Can your diet affect your psoriasis? The question is the subject of much study and debate, but it stands to reason that diet alone can affect your health and psoriasis being a health condition your diet should by extension have an impact. It is always amazing to discover new ways in which the foods we eat can directly affect the way we look and feel. The saying, you are what you eat, has more truth to it than many of us want to admit.
Gluten Free Psoriasis Diet
The current trend of research toward a psoriasis diet is in those studying the impact of a gluten free dietary regimen. Gluten itself is found in wheat and other farmed grasses. Gluten is a cause of celiac disease and celiac disease is known for its affect on the skin. When a person that must avoid gluten due to celiac has a severe reaction to ingested gluten, this reaction manifests itself in a pustular rash on the skin. These same types of pustules are also seen in more severe cases of psoriasis and as a result some have made the connection that a gluten free diet can serve as the foundation for a psoriasis diet.
The research on the affect of this gluten free approach to a psoriasis diet has not been subjected to the rigors of a clinical trial and peer review, but some basic clinical studies have found that there is a high correlation between a strict gluten free diet and a reduction in symptoms of psoriasis.
History of Psoriasis Diet
The history of the search for a psoriasis diet has been marked with disappointing results. There was a time when it was thought that a diet rich in fish oil would reduce symptoms of psoriasis. This study followed the logic that Greenland Eskimos, who have a low occurrence of psoriasis within their population while in their native environment and eating a diet heavy in fish, saw a normalization of psoriasis levels across their population as they left their native land and migrated to urban areas where their diet was significantly changed. In other words, once they left their omega-3 rich diet, their rate of psoriasis within their population increased. The problem with using non-isolated variables to determine cause and effect is that just because there is a correlation between two things does not mean there is a causation connection. In the case of fish oil, there has not been any other evidence to substantiate a claim of a reduction in the symptoms of psoriasis by eating a diet that is rich in omega-3′s.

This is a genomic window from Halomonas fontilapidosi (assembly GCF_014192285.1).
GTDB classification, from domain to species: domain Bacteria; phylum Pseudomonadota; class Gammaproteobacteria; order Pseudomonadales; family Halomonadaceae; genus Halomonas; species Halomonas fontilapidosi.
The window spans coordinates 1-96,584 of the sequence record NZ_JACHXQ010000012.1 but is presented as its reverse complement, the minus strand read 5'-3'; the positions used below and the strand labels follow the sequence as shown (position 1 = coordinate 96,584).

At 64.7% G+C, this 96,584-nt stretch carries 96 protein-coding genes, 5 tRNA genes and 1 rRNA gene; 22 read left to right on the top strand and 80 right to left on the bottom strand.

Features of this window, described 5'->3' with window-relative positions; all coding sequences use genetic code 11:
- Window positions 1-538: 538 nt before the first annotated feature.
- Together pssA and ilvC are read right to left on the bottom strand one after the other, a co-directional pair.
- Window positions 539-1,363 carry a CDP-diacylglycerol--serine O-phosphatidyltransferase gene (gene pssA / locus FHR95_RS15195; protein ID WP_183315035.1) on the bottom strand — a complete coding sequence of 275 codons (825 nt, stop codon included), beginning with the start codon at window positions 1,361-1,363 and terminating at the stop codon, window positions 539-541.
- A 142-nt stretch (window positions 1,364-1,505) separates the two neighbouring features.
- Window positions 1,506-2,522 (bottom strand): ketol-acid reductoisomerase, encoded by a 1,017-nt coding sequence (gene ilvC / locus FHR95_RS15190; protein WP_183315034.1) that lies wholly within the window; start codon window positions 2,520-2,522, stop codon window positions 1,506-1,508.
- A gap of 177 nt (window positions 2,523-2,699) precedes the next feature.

With this said, those studying the gluten free diet correlation are adhering to a more scientific approach and even though preliminary findings are showing a positive direct correlation, those studying the issue have yet to make any major claims. One thing is for certain, a diet that is gluten free cannot hurt your condition and if it even has the potential to make a positive difference it would be worth the effort of giving the gluten free psoriasis diet a try. Worst case scenario, you will experience the other proven benefits of the diet and your psoriasis will remain untreated. For other options on Psoriasis treatment click the link.
Psoriasis Diet Video
There are also some different opinions on Psoriasis diet, as you can see in the following video: